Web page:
Interview with Jenny Hixon

“It’s the boring stuff that makes a difference”

Most people might not consider Jenny Hixon a scientist. She crunches numbers, and writes grants, and stays up to ungodly hours reading dissertations. Jenny is a researcher for many nonprofits here in Texas, often focusing on public health and social problems. Jenny does the not-so glamorous part of being a scientist, but, as she says, “it’s the boring stuff that makes a difference”.

Jenny is currently researching a controversial topic here in Texas-abortion. Specifically abortion funds (nonprofits that help women get abortions) and how communities react to unjust laws. According to her research, abortion funds in texas have tripled since restricting laws have been passed.

Abortion rights were also what got her into this field. She was working on an undergraduate degree in music at UTSA when some anti-abortion protesters caught her attention. When their data did not add up Jenny went to the University Library and started doing her own research. This was the beginning of many many hours sifting through data.

Most of the work Jenny does can be categorized into the field of “Social Epidemiology.” Social epidemiology is based on the idea that an individual’s “health is a product of all lived experiences” Jenny explains to me. What she is saying is that it doesn’t ONLY matter what diseases I might be exposed to. My genetics, stress, diet, where I live, financial standing, it all plays a part in an individual’s health. For example if I am stressed out I am more likely to get stomach ulcers. Everything plays a part in an individual’s health. There are so many strands connected to every person that it seems an impossible job. Yet social epidemiology is about finding a thread and finding the effects it causes, or the other way around. Jenny focuses on how social forces impact health.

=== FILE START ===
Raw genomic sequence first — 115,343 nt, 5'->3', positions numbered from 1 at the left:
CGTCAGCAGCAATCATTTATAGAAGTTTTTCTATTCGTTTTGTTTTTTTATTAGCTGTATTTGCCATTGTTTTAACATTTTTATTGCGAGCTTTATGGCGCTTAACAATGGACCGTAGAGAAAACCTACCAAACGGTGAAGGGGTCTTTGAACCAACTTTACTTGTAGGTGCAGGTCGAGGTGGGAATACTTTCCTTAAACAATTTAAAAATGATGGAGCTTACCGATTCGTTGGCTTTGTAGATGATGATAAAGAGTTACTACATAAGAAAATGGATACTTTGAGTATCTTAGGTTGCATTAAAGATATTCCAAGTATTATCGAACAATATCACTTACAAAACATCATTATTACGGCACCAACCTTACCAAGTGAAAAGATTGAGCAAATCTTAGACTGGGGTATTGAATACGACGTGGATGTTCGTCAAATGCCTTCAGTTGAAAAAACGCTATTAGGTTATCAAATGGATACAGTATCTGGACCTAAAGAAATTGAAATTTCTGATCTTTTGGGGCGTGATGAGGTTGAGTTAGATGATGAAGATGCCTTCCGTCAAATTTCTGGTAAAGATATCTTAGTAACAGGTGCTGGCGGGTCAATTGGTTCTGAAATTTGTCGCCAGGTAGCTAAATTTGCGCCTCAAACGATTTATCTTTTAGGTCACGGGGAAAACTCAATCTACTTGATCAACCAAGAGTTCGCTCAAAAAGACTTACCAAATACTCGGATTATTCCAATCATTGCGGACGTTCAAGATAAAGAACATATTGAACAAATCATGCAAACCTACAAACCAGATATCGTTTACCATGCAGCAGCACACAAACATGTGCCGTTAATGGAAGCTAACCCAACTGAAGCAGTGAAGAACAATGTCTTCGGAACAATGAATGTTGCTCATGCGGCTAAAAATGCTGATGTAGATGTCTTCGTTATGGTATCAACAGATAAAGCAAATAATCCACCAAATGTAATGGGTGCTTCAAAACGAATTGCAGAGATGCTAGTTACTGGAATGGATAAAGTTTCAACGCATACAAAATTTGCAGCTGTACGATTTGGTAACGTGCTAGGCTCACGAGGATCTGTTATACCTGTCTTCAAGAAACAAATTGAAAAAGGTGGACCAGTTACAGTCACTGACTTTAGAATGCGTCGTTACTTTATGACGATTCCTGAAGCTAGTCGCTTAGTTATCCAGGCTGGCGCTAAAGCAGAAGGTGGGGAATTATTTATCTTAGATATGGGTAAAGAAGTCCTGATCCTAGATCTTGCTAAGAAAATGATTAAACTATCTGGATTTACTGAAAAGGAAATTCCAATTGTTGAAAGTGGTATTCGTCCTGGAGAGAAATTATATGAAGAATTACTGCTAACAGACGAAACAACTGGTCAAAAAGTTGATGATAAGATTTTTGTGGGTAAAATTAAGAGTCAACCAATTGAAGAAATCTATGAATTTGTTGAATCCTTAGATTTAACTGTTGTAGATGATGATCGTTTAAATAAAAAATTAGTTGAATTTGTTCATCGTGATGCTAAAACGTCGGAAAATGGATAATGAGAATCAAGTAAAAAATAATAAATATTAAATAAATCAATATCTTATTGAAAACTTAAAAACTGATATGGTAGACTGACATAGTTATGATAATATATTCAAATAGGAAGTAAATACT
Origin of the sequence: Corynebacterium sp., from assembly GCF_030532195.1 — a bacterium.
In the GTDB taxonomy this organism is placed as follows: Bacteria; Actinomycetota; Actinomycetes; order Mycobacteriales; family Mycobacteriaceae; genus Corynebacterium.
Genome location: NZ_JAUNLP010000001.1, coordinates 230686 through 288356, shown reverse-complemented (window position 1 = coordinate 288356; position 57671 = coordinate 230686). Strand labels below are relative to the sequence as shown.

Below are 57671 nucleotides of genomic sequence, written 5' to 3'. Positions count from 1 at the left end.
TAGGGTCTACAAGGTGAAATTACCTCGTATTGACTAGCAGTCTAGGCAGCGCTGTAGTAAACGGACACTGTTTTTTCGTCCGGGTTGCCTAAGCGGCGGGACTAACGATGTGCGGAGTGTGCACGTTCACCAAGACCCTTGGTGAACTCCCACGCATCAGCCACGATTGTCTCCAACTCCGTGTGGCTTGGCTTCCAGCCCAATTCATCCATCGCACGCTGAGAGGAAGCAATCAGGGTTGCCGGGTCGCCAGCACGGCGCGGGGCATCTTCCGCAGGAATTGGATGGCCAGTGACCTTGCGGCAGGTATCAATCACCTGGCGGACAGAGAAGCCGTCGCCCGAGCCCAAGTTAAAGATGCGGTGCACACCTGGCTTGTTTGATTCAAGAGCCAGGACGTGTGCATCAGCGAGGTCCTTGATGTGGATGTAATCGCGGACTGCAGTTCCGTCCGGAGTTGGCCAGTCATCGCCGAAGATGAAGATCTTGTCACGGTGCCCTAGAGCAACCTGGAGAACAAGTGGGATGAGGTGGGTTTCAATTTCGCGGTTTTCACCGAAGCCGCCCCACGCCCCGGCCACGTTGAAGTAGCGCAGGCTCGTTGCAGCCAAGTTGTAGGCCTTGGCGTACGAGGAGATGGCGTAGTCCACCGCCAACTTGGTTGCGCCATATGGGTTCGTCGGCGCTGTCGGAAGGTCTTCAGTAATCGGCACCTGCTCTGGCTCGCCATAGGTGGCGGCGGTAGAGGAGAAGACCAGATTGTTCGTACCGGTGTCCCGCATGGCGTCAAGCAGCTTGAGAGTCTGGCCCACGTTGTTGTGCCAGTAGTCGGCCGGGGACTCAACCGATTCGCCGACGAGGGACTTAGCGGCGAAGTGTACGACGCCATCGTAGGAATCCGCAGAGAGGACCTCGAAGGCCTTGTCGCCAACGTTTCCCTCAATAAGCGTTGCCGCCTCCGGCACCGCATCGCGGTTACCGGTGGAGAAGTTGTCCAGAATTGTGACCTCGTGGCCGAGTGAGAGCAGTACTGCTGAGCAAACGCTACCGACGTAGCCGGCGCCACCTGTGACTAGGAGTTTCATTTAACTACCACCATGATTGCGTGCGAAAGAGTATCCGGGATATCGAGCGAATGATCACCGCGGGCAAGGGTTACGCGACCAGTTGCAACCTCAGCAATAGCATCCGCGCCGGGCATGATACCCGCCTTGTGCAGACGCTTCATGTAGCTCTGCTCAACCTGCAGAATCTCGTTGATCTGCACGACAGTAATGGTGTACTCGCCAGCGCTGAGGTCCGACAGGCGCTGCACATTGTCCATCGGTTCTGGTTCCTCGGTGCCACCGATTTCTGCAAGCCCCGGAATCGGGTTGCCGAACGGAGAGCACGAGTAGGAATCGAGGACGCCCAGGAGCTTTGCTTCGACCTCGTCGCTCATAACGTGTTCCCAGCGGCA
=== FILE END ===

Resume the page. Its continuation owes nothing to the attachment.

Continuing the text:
The worst part of the job is how time consuming it is Jenny says. She didn’t believe the power raw/localized data had until she saw it in action for herself. But her research often makes its way to Austin, and to the State Capitol. It’s proof that science can change the status quo, if you read enough research papers!

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